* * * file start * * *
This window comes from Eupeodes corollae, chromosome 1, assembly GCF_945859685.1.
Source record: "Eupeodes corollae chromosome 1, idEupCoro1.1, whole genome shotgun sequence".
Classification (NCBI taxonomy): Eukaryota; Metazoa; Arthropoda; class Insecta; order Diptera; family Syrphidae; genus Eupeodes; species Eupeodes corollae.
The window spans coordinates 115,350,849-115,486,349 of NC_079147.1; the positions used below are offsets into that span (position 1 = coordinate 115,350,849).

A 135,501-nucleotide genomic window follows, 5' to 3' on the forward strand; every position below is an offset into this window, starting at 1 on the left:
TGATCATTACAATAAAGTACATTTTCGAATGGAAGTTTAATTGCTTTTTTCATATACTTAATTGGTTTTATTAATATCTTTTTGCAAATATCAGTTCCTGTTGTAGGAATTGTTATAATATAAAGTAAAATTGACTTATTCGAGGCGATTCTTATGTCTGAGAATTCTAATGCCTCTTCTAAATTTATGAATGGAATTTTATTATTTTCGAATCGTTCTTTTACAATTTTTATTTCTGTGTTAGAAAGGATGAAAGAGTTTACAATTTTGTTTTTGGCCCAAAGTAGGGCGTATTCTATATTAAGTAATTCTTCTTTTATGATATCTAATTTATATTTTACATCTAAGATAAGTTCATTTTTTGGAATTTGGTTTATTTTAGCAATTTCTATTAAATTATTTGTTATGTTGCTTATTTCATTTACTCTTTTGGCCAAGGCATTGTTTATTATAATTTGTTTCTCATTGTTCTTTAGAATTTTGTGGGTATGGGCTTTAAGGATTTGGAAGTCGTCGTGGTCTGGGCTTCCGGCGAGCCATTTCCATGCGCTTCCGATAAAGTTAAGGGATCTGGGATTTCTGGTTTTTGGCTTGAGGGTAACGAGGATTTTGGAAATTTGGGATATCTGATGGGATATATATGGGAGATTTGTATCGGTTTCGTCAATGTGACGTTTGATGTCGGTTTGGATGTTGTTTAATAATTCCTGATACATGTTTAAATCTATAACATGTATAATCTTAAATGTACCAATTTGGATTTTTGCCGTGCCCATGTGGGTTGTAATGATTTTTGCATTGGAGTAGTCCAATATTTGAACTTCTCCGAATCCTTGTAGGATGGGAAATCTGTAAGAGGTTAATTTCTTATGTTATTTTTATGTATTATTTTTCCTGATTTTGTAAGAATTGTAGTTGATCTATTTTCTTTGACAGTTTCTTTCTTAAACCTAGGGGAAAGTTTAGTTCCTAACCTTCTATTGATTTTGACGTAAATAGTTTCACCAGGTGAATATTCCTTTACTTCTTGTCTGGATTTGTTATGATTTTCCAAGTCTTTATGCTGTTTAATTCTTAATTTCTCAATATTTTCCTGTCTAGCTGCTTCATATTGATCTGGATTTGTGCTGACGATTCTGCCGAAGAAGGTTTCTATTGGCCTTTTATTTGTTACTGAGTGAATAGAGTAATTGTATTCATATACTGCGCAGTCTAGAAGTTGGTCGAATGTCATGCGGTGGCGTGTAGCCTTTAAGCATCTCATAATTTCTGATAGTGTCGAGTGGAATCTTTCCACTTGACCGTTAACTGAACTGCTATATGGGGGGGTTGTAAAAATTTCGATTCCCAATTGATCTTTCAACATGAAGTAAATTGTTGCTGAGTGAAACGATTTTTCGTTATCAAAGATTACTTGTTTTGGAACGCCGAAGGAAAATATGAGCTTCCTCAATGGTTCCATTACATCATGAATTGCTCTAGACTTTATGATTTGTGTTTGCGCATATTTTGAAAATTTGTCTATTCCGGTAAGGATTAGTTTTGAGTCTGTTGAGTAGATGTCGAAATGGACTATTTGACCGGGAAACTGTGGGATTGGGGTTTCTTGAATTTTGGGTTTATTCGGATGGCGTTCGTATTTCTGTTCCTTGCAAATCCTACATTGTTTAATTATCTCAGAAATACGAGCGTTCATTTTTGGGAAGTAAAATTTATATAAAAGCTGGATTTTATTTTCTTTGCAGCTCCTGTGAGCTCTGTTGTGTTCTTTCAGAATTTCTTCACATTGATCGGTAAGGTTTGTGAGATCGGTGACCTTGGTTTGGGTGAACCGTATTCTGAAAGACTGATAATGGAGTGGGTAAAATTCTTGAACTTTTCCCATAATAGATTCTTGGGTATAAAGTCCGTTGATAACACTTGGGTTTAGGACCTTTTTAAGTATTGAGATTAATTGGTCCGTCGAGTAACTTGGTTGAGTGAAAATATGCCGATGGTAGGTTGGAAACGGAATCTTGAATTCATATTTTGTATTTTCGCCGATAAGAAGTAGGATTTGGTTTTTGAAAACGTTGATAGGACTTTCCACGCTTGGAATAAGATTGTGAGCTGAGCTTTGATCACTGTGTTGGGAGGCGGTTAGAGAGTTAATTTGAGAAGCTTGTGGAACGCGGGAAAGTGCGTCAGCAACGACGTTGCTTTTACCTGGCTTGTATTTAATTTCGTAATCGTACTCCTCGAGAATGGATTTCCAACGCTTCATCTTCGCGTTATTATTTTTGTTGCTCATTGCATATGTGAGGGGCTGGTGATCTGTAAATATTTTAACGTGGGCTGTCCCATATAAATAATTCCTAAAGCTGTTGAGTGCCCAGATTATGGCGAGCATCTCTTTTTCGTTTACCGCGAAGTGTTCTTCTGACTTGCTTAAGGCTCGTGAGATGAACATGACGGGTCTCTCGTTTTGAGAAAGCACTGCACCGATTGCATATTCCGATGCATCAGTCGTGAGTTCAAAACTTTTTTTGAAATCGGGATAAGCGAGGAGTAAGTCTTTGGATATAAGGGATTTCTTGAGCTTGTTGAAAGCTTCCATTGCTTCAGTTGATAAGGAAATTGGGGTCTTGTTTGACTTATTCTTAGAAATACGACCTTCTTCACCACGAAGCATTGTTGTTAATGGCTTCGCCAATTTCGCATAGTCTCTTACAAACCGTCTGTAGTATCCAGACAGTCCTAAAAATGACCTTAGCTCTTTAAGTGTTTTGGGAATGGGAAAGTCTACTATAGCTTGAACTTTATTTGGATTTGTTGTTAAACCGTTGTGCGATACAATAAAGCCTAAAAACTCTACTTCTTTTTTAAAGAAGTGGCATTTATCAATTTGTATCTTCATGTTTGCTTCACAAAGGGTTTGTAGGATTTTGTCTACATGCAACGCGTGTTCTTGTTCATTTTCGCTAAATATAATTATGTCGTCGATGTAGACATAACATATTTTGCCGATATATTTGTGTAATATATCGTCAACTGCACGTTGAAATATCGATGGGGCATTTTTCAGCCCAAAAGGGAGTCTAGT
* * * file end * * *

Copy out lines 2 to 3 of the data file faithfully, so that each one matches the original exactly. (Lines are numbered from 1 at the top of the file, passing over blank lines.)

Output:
Source record: "Eupeodes corollae chromosome 1, idEupCoro1.1, whole genome shotgun sequence".
Classification (NCBI taxonomy): Eukaryota; Metazoa; Arthropoda; class Insecta; order Diptera; family Syrphidae; genus Eupeodes; species Eupeodes corollae.